I agree with all this except I want to tweak the last sentence, in order to avoid possibly communicating that there is some body into which God infuses our human soul, so: When our human lives begin, God infuses our human soul into our matter–and a body is the result. This body is human. OK?

Also, humans are one substance, made up of both spiritual and physical elements, but only one substance. This is also why humans in heaven still require the resurrection from the dead—human souls are supposed to be with human bodies.

Yes! What is the relevant classic definition of man–I want to say, “An Individuated Substance of a Rational Nature,” but aren’t angels rational individual substances too…


#14

May I encourage you to read St. Thomas himself? He is the Angelic Doctor, and his writings are seminal. He is difficult because, for one thing, he is using terms the way Aristotle used them–form, matter, substance, soul, etc. For another thing, he is all business. But I think people would be surprised by how accessible Thomas himself is, and it is always best, if possible, to read the original rather than some second person’s opinion, formed by intervening professors and textbooks, of what the original guy said. Thomas ought to be our primary source for Thomism; all others have value as secondary sources… I think McInerny is good. I agree that *The Dumb Ox *is great–by a great author about a great Doctor of the Church!

We don’t need “modern” Thomism, we need Thomism, IMO. Further, the big gun on Ethics and natural philosophy–and on logic, rhetoric, etc.–is Aristotle himself. Aristotle can also be read directly (well, in English translation). People are surprised that they can understand him, but this is the language and the philosophy which Thomas lives in.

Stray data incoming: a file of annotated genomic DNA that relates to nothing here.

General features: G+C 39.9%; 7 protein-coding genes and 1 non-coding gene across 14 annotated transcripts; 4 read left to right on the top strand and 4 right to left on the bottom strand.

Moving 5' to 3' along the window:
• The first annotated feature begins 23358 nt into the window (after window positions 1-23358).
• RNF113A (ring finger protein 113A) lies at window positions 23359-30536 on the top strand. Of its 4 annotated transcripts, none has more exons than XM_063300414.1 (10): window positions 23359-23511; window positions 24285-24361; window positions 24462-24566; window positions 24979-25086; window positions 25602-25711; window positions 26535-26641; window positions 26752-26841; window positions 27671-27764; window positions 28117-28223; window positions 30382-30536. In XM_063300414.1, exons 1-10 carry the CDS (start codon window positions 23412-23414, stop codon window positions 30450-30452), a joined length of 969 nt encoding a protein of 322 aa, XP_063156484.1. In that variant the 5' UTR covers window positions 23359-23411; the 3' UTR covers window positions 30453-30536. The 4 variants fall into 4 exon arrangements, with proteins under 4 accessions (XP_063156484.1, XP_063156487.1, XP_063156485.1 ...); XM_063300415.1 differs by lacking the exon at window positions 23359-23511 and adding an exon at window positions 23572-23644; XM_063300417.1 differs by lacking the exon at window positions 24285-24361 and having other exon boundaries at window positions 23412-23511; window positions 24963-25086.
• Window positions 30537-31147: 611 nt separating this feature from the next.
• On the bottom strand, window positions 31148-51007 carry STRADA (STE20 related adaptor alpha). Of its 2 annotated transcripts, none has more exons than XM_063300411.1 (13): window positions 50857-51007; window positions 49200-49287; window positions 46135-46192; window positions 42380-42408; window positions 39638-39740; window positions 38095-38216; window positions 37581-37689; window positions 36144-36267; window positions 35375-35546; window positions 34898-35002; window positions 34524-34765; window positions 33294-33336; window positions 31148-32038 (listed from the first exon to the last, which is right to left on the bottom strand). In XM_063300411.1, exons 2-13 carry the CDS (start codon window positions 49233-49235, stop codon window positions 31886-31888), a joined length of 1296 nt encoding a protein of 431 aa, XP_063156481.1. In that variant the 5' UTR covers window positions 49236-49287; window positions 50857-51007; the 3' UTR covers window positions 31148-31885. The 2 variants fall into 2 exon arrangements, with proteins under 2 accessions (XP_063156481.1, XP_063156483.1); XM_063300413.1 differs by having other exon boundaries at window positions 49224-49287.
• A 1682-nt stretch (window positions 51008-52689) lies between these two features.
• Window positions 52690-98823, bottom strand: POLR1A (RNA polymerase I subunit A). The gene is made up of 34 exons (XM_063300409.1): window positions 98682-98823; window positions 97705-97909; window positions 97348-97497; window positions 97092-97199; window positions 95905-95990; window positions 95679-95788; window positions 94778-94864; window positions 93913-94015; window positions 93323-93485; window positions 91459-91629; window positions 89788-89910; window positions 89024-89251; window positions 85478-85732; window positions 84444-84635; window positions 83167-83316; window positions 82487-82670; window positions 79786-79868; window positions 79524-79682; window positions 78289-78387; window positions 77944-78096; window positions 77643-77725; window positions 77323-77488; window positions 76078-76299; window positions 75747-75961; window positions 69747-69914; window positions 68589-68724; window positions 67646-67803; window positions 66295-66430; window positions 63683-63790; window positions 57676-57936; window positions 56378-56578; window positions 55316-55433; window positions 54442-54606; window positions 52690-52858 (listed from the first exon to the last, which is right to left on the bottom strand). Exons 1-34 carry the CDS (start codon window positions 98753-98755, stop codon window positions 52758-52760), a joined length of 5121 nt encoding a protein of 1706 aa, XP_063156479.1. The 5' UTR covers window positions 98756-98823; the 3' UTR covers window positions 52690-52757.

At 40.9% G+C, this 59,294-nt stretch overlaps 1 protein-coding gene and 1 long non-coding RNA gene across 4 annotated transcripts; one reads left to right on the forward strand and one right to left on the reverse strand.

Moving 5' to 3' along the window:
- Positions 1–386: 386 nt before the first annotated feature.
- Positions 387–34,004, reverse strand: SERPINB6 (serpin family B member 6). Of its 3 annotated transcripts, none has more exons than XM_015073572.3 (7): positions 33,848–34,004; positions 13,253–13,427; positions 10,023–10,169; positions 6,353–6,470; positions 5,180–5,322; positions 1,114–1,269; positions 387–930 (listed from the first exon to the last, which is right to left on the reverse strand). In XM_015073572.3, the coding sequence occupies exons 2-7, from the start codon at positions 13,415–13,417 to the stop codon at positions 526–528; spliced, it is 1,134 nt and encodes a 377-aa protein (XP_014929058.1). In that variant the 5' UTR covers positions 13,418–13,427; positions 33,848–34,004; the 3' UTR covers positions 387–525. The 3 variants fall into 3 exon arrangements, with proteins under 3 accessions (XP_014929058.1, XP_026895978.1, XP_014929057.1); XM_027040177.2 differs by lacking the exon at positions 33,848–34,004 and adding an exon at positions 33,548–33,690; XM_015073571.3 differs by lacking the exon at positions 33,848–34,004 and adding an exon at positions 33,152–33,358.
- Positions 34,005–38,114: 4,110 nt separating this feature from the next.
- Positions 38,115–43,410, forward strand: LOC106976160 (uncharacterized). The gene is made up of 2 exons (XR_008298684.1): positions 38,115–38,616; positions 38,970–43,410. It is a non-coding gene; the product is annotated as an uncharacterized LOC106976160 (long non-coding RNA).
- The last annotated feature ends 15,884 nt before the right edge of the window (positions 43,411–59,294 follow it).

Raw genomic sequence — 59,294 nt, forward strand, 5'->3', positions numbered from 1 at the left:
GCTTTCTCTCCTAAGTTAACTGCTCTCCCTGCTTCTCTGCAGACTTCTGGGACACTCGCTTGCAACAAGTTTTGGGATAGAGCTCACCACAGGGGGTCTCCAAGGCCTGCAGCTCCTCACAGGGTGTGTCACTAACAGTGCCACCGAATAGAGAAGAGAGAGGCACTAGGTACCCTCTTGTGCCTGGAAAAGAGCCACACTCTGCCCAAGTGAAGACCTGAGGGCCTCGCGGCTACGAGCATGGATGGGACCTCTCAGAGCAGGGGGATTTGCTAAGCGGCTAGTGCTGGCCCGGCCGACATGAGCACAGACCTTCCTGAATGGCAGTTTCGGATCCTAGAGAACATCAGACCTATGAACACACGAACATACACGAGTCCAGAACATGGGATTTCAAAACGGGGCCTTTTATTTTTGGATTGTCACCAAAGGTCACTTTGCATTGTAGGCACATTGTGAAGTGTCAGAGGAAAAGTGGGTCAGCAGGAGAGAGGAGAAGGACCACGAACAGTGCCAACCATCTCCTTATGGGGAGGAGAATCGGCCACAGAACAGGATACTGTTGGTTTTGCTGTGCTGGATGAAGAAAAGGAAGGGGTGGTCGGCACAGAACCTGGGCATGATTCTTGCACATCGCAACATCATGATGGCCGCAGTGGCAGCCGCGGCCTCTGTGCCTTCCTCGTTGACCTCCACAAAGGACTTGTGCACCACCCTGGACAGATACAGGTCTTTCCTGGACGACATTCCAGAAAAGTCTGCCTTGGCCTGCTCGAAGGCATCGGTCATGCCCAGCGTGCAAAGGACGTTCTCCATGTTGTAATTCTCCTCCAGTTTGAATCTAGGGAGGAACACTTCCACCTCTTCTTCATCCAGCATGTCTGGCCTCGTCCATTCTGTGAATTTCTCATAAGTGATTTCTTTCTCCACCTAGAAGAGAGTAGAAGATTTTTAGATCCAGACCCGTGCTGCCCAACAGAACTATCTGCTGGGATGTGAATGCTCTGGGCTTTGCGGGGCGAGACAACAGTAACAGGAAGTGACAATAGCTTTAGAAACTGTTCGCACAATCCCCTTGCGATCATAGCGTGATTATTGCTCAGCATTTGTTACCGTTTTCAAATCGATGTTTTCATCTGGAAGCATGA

#15

First paragraph: :slight_smile:

Second paragraph: Yes; this is the definition for ALL rational substances (angels, God, humans, etc.). The difference with humans is that somewhere in there is the word “embodied.”


#16

Thomas is very accessible. He may be a bit difficult and dry as bones at first, but once you slog through a little bit, it suddenly becomes easily. He also approaches things taking into account as much possible conflicting data and interpretations-- he really is an ideal model of how philosophy should be conducted (in that regard). I’ve read bunches of selections from the Summa, and a little bit from On Being and Essence. The Summa is surely a great read. As for On Being and Essence, that is primarily philosophical.

As for Aristotle-- I agree as well. I recently began to read his Physics, which after a bit of a tough start is becoming a good read as well. Although I’d say to start with Ethics, which I also found a bit slow at first. However, once one gets a grasp of the material it becomes fun and entertaining to read. I still love book three on voluntary actions and choice. :slight_smile:

-Rob

P.S. Although I’m not sure I’ve read any secondary source on Thomas-- except Chesterton-- I’ve heard that much of the reason Thomism became stale at some points was because of, “Thomists” who had become so buried in the arguments of their school. There is a huge difference, it must be said, between Thomas and Thomists, at points. :slight_smile: